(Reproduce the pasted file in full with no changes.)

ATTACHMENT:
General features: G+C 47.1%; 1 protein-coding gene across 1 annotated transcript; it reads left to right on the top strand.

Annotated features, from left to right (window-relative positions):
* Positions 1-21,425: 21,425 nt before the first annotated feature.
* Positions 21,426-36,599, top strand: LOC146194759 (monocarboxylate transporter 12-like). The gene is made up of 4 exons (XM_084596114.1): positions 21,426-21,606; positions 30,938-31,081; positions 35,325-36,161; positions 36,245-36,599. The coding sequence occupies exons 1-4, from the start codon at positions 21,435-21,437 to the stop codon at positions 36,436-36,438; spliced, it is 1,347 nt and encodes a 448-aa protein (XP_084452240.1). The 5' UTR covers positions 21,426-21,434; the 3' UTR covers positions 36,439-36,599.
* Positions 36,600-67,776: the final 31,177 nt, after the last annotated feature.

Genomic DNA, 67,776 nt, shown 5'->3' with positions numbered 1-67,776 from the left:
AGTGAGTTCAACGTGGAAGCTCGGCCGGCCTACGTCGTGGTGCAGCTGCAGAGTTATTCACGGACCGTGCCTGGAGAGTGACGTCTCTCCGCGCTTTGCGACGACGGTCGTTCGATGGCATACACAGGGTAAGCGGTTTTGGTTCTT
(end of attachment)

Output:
General features: G+C 47.1%; 1 protein-coding gene across 1 annotated transcript; it reads left to right on the top strand.

Annotated features, from left to right (window-relative positions):
* Positions 1-21,425: 21,425 nt before the first annotated feature.
* Positions 21,426-36,599, top strand: LOC146194759 (monocarboxylate transporter 12-like). The gene is made up of 4 exons (XM_084596114.1): positions 21,426-21,606; positions 30,938-31,081; positions 35,325-36,161; positions 36,245-36,599. The coding sequence occupies exons 1-4, from the start codon at positions 21,435-21,437 to the stop codon at positions 36,436-36,438; spliced, it is 1,347 nt and encodes a 448-aa protein (XP_084452240.1). The 5' UTR covers positions 21,426-21,434; the 3' UTR covers positions 36,439-36,599.
* Positions 36,600-67,776: the final 31,177 nt, after the last annotated feature.

Genomic DNA, 67,776 nt, shown 5'->3' with positions numbered 1-67,776 from the left:
AGTGAGTTCAACGTGGAAGCTCGGCCGGCCTACGTCGTGGTGCAGCTGCAGAGTTATTCACGGACCGTGCCTGGAGAGTGACGTCTCTCCGCGCTTTGCGACGACGGTCGTTCGATGGCATACACAGGGTAAGCGGTTTTGGTTCTT